Atrial Tachycardia

Arrhythmia Mechanisms Revealed by Ripple Mapping

The introduction of cardiac electroanatomic mapping systems in the mid-1990s has permitted investigators to record intracardiac electrograms (EGMs) with accurate spatial localisation in 3D.1 These 3D mapping systems have enabled the display of the cardiac chambers as an anatomical shell upon which voltage, or activation, information can be displayed. Most commonly, colour is used to represent the variation of a single parameter that has been derived from the EGM at each sampled location.

Atrial Fibrillation Therapies - Rate or Rhythm Control?

Atrial fibrillation (AF) is a rhythm disturbance of the atria that results in irregular, chaotic, ventricular waveforms, varying from bradyarrhythmia to tachyarrhythmia. Essentially, all forms of AF therapy can be divided into two categories - restoration and maintenance of normal sinus rhythm, or control of the ventricular rate while permitting on-going fibrillation of the atria.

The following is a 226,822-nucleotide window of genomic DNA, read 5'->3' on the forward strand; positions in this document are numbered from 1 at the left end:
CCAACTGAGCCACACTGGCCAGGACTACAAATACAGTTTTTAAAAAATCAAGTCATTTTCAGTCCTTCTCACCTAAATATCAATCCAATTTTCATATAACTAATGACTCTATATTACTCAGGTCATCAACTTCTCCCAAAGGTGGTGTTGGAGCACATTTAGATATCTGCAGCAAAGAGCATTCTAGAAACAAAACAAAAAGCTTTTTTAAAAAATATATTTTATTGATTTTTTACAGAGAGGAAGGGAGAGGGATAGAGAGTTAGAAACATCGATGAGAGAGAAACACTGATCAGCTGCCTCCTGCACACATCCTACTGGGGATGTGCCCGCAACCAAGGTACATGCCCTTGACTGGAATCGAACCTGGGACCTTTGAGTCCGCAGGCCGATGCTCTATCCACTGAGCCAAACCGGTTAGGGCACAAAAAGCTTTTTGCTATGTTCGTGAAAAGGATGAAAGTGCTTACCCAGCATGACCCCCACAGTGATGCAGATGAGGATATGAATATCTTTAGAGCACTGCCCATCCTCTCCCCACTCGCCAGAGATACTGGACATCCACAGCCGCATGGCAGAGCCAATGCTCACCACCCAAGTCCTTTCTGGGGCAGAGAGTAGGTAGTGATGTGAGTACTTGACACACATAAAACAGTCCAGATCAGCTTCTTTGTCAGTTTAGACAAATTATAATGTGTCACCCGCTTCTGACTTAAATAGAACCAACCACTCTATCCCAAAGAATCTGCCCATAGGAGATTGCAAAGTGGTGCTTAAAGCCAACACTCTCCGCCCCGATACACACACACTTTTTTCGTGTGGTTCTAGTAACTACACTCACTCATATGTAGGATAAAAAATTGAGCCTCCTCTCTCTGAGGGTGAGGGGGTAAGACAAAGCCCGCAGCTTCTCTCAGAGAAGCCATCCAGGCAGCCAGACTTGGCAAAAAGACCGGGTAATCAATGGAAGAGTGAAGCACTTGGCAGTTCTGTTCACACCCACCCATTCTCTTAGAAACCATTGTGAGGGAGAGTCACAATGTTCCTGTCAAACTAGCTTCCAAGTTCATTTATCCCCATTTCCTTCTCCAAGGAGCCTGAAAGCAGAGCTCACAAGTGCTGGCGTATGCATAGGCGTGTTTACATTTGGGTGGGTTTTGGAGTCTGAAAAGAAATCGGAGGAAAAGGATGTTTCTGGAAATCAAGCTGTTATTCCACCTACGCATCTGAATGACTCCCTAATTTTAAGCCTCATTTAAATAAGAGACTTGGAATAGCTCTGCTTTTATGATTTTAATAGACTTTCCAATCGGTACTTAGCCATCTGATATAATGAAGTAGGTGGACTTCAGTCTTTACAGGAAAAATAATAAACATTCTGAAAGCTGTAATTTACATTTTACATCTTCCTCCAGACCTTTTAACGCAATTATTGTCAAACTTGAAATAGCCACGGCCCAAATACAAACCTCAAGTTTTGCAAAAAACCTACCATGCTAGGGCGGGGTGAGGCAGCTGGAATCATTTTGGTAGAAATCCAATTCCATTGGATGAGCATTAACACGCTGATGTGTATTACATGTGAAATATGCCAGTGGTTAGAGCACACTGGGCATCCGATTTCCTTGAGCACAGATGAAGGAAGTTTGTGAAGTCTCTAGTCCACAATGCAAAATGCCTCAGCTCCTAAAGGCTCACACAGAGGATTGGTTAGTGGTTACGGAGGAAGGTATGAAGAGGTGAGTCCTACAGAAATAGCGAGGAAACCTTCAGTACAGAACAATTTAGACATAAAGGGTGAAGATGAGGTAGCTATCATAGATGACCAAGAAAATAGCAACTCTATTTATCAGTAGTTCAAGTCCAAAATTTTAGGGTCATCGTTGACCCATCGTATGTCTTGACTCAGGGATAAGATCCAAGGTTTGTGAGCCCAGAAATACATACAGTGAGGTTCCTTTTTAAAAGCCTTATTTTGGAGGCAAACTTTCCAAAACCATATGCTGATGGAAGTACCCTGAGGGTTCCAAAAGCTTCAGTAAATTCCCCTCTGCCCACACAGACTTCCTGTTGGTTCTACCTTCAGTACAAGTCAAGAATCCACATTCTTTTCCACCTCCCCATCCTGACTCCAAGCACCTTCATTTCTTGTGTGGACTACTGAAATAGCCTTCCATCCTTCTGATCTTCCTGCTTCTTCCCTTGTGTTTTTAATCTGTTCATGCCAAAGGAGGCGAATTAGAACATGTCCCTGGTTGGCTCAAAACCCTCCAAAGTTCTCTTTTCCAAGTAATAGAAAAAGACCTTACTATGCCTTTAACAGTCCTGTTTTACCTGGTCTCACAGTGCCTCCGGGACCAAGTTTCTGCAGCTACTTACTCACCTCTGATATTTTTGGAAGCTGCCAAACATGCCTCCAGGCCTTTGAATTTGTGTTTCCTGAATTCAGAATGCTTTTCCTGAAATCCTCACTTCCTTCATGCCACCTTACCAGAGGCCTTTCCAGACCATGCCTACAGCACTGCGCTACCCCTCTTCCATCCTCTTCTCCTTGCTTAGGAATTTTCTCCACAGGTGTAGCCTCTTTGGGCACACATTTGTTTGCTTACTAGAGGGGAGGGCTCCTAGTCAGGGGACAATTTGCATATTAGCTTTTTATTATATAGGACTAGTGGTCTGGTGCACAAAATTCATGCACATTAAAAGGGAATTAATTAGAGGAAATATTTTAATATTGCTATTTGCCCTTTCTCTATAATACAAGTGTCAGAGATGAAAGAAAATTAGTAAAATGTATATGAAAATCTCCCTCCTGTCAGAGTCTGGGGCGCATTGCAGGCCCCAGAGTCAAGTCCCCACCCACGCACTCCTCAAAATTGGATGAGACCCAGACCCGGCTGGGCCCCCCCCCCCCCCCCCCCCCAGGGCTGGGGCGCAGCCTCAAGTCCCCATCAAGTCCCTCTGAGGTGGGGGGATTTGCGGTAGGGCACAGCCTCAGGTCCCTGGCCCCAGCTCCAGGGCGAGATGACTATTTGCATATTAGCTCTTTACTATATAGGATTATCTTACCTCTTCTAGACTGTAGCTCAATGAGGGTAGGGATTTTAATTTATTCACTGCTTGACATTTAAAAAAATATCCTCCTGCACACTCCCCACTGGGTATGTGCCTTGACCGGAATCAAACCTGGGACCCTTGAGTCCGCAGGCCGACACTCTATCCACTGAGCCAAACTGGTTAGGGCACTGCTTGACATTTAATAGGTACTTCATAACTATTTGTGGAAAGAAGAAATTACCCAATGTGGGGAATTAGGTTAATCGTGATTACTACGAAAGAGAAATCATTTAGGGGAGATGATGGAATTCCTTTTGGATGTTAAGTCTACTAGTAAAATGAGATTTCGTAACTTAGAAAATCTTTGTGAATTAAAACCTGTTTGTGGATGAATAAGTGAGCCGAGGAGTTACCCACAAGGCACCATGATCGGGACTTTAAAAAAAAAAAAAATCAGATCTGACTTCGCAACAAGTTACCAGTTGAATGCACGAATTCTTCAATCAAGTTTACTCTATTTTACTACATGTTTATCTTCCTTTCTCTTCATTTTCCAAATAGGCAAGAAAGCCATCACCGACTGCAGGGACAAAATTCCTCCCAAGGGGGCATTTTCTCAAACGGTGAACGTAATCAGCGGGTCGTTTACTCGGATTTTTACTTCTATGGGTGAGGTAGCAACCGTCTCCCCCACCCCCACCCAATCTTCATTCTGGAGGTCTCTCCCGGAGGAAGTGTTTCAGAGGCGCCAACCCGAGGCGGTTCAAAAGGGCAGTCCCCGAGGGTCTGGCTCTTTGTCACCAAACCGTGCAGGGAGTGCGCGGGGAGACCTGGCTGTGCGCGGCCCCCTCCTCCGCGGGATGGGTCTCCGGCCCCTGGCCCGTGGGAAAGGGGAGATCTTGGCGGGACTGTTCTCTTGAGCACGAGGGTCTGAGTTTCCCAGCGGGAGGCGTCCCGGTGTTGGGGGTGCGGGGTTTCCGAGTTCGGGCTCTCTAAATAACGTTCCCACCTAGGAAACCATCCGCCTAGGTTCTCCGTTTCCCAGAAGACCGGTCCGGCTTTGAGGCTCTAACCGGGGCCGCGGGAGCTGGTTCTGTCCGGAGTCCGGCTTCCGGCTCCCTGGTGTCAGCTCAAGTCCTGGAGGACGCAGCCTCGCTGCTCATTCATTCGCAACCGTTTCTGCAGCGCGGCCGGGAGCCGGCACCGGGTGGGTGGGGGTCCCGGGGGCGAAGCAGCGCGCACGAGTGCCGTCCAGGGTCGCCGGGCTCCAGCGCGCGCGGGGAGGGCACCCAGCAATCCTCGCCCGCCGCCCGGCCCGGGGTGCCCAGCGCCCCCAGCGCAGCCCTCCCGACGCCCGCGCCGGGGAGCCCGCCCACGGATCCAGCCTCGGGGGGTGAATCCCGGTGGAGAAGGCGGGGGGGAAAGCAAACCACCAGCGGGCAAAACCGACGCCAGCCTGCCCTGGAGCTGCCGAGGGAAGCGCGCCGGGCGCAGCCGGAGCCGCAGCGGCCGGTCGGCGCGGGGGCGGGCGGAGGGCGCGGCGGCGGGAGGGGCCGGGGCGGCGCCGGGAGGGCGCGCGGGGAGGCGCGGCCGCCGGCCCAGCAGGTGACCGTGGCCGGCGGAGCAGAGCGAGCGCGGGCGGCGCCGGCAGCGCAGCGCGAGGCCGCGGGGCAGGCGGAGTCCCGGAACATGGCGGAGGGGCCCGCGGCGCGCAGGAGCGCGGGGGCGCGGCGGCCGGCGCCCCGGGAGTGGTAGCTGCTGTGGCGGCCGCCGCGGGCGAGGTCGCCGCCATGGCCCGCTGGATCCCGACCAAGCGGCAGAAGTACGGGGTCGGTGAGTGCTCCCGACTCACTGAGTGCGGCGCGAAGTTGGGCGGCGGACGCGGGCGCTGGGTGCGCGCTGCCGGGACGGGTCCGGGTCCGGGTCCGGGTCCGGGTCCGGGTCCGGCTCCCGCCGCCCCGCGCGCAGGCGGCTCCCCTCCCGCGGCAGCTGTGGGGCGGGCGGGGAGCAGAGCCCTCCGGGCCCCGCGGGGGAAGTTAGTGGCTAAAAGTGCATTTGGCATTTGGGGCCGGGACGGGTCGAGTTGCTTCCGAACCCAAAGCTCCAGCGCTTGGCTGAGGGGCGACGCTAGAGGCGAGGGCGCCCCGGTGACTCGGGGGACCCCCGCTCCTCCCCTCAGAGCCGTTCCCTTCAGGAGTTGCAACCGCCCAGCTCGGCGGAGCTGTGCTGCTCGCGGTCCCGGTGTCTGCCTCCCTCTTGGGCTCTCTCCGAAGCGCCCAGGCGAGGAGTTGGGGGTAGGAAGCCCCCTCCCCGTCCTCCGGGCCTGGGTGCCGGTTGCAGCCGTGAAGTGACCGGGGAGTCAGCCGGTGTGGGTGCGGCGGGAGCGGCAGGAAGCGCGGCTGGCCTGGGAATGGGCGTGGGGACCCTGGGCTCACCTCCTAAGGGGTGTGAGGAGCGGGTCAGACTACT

Cardiac Arrhythmias in the Pregnant Woman and the Foetus

Neither supraventricular nor ventricular tachyarrhythmias are uncommon during pregnancy.1,2 When they are diagnosed, patients, relatives and physicians are frequently worried about ectopic beats and sustained arrhythmias.3,4 One should question whether arrhythmias should be treated in the same way as they would be outside pregnancy because all commonly used antiarrhythmic drugs cross the placenta.5 The pharmacokinetics of drugs are altered in pregnancy and blood levels need to be checked to ensure maximum efficacy and avoid toxicity.